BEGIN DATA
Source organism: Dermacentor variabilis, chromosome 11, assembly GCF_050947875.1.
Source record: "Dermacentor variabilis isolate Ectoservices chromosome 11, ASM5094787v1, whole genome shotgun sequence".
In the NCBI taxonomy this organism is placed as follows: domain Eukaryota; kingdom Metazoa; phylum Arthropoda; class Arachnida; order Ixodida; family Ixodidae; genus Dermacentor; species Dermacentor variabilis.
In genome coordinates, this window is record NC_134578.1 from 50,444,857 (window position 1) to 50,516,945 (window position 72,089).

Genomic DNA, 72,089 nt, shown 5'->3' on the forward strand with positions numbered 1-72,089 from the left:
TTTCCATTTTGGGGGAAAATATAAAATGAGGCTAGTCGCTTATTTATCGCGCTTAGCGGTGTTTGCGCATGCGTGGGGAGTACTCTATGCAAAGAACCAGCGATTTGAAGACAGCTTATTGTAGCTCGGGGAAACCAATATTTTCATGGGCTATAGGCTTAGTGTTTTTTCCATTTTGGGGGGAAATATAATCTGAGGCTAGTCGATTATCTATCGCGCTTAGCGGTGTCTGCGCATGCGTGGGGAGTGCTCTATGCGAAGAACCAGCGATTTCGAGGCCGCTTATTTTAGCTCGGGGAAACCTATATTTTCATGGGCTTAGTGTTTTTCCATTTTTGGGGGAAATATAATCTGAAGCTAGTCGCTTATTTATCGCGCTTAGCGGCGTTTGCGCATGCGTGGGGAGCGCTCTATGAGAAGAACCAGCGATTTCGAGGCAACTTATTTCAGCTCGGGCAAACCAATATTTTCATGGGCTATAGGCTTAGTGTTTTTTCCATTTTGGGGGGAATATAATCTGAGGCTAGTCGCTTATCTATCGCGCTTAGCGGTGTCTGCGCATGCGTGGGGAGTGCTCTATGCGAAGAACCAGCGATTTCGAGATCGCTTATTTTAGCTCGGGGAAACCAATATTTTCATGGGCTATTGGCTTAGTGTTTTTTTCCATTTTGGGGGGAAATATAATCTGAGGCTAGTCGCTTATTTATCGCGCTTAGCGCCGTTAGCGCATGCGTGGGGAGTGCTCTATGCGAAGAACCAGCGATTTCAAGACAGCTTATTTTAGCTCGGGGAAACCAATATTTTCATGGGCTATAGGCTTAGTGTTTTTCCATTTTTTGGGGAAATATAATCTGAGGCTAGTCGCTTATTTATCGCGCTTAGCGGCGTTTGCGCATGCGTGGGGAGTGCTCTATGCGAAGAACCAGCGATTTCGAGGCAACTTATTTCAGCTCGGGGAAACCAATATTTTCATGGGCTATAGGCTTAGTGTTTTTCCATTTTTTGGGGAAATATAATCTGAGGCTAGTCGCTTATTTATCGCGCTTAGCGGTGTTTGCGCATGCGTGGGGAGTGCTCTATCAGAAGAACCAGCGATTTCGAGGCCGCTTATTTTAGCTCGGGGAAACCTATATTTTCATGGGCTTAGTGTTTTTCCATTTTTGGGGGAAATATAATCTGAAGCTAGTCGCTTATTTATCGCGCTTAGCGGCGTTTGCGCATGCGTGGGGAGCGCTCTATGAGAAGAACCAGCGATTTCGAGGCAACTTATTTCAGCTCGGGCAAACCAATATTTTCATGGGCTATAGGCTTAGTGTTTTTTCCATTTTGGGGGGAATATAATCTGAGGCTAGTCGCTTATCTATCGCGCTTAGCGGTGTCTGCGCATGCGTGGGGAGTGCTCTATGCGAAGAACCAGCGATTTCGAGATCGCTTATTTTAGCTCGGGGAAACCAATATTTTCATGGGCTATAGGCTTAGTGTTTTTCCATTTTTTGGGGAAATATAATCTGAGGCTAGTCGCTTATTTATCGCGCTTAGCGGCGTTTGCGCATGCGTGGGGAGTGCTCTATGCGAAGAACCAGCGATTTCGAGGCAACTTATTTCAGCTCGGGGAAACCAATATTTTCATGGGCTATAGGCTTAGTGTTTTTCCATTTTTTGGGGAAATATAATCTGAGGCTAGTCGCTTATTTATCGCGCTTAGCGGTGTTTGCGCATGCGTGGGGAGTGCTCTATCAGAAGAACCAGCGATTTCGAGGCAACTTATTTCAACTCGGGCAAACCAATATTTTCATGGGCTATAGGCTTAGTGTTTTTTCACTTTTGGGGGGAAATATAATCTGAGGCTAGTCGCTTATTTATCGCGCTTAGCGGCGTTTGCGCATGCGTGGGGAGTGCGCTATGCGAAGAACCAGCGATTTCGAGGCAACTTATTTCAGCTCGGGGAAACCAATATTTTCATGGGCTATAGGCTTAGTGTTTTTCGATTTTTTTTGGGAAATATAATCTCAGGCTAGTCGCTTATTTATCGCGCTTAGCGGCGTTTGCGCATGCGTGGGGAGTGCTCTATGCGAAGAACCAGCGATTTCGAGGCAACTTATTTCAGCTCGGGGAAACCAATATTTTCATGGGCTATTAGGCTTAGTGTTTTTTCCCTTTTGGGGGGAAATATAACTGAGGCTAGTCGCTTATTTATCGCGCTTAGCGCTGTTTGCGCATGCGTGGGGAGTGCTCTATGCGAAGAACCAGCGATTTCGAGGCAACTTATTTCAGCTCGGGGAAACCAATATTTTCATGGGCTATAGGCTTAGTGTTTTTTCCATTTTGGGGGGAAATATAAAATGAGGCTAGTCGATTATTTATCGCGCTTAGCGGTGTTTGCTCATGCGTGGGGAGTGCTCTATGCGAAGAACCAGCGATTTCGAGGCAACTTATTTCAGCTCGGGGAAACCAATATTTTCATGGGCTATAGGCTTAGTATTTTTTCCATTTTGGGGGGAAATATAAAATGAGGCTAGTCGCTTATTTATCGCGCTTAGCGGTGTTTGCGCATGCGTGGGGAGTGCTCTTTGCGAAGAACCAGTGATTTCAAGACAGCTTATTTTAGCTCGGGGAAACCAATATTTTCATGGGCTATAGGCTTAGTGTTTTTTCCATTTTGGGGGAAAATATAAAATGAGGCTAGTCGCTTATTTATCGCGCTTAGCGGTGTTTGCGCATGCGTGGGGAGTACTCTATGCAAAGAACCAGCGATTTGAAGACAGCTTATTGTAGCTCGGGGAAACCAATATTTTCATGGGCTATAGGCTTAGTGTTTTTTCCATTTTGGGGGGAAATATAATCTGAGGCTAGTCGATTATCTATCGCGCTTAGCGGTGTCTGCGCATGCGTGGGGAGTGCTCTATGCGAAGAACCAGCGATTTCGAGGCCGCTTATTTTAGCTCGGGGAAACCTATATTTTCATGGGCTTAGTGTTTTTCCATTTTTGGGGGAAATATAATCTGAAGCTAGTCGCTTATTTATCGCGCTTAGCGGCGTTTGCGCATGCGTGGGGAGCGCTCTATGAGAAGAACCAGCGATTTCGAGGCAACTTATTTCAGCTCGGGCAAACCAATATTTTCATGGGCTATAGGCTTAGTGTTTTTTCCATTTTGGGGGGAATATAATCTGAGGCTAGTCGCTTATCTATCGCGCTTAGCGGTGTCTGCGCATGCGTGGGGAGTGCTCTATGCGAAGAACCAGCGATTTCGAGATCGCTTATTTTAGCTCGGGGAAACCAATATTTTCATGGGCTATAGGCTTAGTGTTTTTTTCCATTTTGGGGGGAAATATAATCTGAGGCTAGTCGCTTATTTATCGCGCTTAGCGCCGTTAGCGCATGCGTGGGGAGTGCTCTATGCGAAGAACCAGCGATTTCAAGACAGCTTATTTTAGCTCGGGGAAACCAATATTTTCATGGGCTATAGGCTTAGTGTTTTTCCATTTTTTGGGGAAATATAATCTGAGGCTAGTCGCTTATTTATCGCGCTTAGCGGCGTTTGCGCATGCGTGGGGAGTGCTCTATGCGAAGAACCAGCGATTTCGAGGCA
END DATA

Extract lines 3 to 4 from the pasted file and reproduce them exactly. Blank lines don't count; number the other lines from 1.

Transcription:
In the NCBI taxonomy this organism is placed as follows: domain Eukaryota; kingdom Metazoa; phylum Arthropoda; class Arachnida; order Ixodida; family Ixodidae; genus Dermacentor; species Dermacentor variabilis.
In genome coordinates, this window is record NC_134578.1 from 50,444,857 (window position 1) to 50,516,945 (window position 72,089).